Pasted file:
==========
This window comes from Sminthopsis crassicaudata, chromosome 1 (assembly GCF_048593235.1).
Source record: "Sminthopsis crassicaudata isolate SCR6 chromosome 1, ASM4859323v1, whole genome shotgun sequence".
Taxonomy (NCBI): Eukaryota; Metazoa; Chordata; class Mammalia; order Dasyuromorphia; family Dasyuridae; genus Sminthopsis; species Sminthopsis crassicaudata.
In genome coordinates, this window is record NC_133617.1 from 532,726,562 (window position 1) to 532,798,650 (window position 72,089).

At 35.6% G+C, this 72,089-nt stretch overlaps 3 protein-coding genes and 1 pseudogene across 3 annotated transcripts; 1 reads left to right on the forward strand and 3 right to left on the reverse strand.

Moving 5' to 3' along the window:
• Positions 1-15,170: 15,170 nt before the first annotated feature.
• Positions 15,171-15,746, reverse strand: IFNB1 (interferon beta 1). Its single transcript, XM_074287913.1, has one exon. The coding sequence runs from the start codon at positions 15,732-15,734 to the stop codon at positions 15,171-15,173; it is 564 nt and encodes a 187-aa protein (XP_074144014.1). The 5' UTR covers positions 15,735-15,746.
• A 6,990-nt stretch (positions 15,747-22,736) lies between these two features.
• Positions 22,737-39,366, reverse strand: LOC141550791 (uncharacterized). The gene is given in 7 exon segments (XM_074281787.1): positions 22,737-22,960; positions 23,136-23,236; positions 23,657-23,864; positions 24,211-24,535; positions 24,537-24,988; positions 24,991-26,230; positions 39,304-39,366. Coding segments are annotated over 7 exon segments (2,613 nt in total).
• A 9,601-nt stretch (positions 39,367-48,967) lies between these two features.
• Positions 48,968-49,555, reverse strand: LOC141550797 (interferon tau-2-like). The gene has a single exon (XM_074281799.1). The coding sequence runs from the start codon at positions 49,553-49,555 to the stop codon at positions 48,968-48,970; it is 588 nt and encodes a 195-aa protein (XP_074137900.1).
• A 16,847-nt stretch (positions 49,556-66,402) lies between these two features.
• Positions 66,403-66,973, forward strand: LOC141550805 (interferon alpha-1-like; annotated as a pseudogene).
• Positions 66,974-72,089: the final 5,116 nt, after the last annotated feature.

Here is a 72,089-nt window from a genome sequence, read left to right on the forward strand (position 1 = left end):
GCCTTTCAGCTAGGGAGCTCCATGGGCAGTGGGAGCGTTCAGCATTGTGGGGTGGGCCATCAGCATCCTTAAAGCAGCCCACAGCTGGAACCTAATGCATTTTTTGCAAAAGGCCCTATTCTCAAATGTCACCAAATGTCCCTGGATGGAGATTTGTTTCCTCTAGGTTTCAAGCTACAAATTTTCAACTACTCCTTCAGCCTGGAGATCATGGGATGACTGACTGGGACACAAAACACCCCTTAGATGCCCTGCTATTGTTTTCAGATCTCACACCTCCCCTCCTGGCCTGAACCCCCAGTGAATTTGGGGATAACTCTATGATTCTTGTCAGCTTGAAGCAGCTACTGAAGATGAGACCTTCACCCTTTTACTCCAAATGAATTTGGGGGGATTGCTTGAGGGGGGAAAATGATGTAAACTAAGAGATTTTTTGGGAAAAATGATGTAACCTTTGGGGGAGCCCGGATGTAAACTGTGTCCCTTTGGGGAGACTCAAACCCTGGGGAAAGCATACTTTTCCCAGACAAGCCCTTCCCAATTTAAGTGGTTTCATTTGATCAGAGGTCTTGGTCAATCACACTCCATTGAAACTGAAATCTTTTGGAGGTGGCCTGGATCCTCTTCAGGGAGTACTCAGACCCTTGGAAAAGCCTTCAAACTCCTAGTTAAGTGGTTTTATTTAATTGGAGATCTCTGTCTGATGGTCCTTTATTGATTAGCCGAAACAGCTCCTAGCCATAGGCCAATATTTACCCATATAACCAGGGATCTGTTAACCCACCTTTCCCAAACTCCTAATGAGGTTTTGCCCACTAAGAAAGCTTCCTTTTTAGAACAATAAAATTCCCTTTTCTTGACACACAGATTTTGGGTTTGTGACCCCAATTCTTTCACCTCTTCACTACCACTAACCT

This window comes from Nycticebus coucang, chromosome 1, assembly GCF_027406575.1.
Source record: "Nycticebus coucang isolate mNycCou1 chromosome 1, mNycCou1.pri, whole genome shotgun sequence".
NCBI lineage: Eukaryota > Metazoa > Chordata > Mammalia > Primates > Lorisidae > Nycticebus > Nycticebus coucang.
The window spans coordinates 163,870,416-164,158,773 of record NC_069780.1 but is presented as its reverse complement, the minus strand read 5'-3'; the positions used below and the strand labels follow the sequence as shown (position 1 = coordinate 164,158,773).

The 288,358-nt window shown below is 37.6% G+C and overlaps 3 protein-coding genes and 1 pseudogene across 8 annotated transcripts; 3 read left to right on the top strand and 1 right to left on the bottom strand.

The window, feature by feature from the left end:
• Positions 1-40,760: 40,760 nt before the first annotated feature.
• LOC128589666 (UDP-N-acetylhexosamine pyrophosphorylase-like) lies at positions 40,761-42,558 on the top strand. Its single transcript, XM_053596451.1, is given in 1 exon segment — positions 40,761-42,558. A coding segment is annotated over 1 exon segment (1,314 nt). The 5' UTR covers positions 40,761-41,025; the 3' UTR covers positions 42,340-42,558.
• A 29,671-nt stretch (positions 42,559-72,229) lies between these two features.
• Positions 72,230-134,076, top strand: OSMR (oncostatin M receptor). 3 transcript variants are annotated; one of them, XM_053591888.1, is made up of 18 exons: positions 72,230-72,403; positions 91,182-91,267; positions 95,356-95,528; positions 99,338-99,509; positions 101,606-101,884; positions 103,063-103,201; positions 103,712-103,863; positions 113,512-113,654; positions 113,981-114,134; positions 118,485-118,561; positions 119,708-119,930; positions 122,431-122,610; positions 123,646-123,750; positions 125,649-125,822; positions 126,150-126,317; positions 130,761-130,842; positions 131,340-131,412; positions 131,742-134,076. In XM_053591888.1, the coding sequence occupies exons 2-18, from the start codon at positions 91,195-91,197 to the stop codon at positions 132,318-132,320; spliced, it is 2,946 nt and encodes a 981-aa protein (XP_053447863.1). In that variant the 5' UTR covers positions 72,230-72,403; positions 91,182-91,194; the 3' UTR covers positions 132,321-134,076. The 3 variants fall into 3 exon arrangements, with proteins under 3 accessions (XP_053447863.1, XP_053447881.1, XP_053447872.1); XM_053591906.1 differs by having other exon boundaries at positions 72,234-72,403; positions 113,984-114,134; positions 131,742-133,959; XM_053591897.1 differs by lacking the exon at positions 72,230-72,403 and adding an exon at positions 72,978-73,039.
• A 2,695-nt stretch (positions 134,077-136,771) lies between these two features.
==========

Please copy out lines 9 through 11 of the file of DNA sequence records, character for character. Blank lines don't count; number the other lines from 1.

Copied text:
• A 6,990-nt stretch (positions 15,747-22,736) lies between these two features.
• Positions 22,737-39,366, reverse strand: LOC141550791 (uncharacterized). The gene is given in 7 exon segments (XM_074281787.1): positions 22,737-22,960; positions 23,136-23,236; positions 23,657-23,864; positions 24,211-24,535; positions 24,537-24,988; positions 24,991-26,230; positions 39,304-39,366. Coding segments are annotated over 7 exon segments (2,613 nt in total).
• A 9,601-nt stretch (positions 39,367-48,967) lies between these two features.